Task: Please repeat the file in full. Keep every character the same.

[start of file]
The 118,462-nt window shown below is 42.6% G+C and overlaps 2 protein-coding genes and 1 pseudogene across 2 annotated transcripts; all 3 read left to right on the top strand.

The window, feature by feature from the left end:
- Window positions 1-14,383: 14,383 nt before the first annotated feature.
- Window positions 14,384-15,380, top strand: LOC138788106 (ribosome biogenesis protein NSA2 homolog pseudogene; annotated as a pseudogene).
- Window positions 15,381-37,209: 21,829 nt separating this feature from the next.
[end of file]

The 118,462-nt window shown below is 42.6% G+C and overlaps 2 protein-coding genes and 1 pseudogene across 2 annotated transcripts; all 3 read left to right on the top strand.

The window, feature by feature from the left end:
- Window positions 1-14,383: 14,383 nt before the first annotated feature.
- Window positions 14,384-15,380, top strand: LOC138788106 (ribosome biogenesis protein NSA2 homolog pseudogene; annotated as a pseudogene).
- Window positions 15,381-37,209: 21,829 nt separating this feature from the next.